The English scholastic philosopher John Wycliffe translated the Bible into English so that it could be understood by the common man and woman. In the introduction, he said:

This Bible is for the government of the people, by the people and for the people.

This was half a millennium before a blood-soaked American politician stole those words to justify an unnecessary war that had killed three quarters of a million Americans.

Wycliffe saw that when we write the law of God in our hearts, then He governs us. When this happens, then we have no need of earthly rulers, nor their phoney regulations, nor their theft, nor their fear. He also saw that God’s law, as it requires us to love our neighbour as ourselves, prohibits all forms of slavery, including that imposed by a dictatorial state, for the dictator is bound to love the humblest of his people as himself and so cannot impose any tyranny.

He saw that Christianity is in reality incompatible with the state. It is no accident that the state and its wars and oppression has grown as faith has ebbed, for:

No man can serve two masters: for either he will hate the one, and love the other; or else he will hold to the one, and despise the other. Ye cannot serve God and mammon.

Wycliffe spoke against the authorities of his time; he was a maverick, a dissident. He wrote that:

I believe that in the end the truth will conquer.

Ladies and gentlemen, we should believe this too.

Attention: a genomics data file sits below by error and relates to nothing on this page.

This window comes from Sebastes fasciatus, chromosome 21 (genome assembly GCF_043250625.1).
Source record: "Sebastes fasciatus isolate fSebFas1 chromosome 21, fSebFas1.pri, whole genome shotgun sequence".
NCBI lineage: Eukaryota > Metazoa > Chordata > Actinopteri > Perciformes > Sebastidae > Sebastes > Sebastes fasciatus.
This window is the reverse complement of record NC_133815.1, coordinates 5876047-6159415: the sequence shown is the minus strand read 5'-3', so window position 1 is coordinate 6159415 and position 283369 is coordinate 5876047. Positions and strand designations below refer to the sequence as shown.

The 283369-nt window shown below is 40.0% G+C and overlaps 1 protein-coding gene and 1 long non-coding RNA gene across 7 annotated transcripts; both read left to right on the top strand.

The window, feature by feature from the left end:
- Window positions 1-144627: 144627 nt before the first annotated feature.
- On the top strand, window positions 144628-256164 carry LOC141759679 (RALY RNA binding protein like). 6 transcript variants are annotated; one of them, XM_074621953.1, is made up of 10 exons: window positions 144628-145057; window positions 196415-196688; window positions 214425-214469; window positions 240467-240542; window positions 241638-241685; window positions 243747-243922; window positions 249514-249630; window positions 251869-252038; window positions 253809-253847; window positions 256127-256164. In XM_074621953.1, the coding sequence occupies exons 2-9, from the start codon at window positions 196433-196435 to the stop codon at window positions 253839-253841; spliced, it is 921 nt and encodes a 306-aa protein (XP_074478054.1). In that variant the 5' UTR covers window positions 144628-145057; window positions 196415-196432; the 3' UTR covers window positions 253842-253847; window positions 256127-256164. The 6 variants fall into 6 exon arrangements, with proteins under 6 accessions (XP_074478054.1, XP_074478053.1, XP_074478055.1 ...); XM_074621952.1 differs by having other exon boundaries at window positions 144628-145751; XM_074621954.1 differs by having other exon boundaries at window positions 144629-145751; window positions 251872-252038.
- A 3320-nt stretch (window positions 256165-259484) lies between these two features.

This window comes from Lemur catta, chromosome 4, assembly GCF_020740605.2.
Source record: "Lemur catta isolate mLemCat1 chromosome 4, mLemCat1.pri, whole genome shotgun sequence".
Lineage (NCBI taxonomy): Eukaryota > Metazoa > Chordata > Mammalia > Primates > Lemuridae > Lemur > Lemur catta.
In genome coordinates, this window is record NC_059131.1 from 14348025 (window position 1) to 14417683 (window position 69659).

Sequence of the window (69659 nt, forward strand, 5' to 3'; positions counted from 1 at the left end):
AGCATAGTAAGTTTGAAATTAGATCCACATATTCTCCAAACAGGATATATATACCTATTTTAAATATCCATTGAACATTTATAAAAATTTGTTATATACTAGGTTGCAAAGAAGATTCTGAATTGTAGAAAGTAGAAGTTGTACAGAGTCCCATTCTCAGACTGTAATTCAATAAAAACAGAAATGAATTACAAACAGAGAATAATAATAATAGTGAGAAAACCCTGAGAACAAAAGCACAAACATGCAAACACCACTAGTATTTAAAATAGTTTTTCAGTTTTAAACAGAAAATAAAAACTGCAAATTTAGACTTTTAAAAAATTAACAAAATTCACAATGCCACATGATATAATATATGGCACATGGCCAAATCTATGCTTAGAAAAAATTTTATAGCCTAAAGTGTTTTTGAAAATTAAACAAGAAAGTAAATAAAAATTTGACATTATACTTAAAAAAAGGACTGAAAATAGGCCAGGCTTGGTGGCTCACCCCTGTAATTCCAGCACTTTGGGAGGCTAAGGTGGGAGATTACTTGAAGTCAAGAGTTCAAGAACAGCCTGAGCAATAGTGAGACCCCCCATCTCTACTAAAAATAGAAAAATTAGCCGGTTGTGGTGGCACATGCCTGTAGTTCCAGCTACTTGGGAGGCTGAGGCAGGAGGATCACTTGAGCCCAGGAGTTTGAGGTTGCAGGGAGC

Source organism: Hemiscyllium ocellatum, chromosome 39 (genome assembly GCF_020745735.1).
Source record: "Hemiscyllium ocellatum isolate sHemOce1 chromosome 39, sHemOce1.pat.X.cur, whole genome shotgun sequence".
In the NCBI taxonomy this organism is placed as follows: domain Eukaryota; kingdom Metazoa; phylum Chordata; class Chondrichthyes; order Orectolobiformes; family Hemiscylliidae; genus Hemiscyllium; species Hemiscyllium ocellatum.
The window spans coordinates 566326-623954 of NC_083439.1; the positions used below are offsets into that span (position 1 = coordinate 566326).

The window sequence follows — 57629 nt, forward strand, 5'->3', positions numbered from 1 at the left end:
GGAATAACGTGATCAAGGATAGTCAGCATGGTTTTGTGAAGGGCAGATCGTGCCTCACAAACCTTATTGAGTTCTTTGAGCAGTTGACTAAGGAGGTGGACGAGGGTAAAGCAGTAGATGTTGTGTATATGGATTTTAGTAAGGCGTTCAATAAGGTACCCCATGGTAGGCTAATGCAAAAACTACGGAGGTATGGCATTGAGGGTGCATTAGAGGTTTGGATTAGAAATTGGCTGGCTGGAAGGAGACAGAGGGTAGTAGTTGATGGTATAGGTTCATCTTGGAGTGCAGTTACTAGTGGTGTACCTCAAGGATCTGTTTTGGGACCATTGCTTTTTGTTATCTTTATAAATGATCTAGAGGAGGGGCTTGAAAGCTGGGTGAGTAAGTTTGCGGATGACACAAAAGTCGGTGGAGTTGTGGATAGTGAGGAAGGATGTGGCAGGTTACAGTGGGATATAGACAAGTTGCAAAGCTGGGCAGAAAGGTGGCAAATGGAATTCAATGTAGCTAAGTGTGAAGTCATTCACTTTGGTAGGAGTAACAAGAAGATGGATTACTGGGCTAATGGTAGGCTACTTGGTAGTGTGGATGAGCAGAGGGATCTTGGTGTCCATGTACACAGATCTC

So what, then, is the core of our problem?

We cannot serve two masters. We must address the question “Who rules?”. Or rather, who writes the rules. Who is sovereign? Parliament has claimed sovereignty. Our Queen is called Sovereign. The People (en masse) claim sovereignty. And the individual man or woman can claim to be sovereign. All of these claims have some merit, but all lead to the place we stand today, as slaves under tyrannical rule.

We have free will: we can choose, we do not need to consent. We can turn to our Lord and say He is sovereign, we can choose His law, a law of love and a law of freedom. Freedom from sin and freedom from the oppression it generates. In doing so, we choose faith, hope and love. We reject fear and pride.

We find solid ground on which to stand as we reject the Covid scam, the global warming scam and every other state-funded boondoggle that tells us to be afraid and to yield our God-given liberty to a state that claims it will save us from our fears.

For they will no longer be our fears. We can reject them as easily as we can remove a mask and smile and talk to our neighbour.

And every smile, every caring word, every day spent living without fear is a victory!